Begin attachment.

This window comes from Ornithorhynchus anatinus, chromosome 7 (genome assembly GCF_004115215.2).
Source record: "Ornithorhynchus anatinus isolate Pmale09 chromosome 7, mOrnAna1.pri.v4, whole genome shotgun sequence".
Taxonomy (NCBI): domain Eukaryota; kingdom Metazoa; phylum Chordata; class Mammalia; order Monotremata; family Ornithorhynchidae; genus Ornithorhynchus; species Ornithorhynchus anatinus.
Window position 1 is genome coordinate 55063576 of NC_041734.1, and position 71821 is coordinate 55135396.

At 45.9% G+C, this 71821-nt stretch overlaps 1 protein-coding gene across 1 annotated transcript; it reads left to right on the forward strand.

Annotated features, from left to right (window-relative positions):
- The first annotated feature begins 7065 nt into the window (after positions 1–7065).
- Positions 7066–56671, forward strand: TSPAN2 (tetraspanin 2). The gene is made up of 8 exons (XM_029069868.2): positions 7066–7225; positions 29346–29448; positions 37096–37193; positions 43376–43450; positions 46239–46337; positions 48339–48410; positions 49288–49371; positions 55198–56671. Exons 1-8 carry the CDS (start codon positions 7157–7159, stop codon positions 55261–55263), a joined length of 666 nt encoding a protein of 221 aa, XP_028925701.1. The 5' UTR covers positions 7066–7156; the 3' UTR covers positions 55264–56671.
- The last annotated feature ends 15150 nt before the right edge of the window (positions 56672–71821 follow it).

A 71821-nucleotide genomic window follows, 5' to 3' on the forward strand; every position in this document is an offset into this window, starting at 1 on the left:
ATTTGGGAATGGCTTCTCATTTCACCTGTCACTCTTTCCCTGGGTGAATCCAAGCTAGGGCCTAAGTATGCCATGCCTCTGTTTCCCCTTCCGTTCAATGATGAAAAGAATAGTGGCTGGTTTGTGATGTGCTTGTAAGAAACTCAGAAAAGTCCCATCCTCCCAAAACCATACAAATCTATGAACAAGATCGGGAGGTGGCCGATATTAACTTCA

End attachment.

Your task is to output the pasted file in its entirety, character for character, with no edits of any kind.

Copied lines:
This window comes from Ornithorhynchus anatinus, chromosome 7 (genome assembly GCF_004115215.2).
Source record: "Ornithorhynchus anatinus isolate Pmale09 chromosome 7, mOrnAna1.pri.v4, whole genome shotgun sequence".
Taxonomy (NCBI): domain Eukaryota; kingdom Metazoa; phylum Chordata; class Mammalia; order Monotremata; family Ornithorhynchidae; genus Ornithorhynchus; species Ornithorhynchus anatinus.
Window position 1 is genome coordinate 55063576 of NC_041734.1, and position 71821 is coordinate 55135396.

At 45.9% G+C, this 71821-nt stretch overlaps 1 protein-coding gene across 1 annotated transcript; it reads left to right on the forward strand.

Annotated features, from left to right (window-relative positions):
- The first annotated feature begins 7065 nt into the window (after positions 1–7065).
- Positions 7066–56671, forward strand: TSPAN2 (tetraspanin 2). The gene is made up of 8 exons (XM_029069868.2): positions 7066–7225; positions 29346–29448; positions 37096–37193; positions 43376–43450; positions 46239–46337; positions 48339–48410; positions 49288–49371; positions 55198–56671. Exons 1-8 carry the CDS (start codon positions 7157–7159, stop codon positions 55261–55263), a joined length of 666 nt encoding a protein of 221 aa, XP_028925701.1. The 5' UTR covers positions 7066–7156; the 3' UTR covers positions 55264–56671.
- The last annotated feature ends 15150 nt before the right edge of the window (positions 56672–71821 follow it).

A 71821-nucleotide genomic window follows, 5' to 3' on the forward strand; every position in this document is an offset into this window, starting at 1 on the left:
ATTTGGGAATGGCTTCTCATTTCACCTGTCACTCTTTCCCTGGGTGAATCCAAGCTAGGGCCTAAGTATGCCATGCCTCTGTTTCCCCTTCCGTTCAATGATGAAAAGAATAGTGGCTGGTTTGTGATGTGCTTGTAAGAAACTCAGAAAAGTCCCATCCTCCCAAAACCATACAAATCTATGAACAAGATCGGGAGGTGGCCGATATTAACTTCA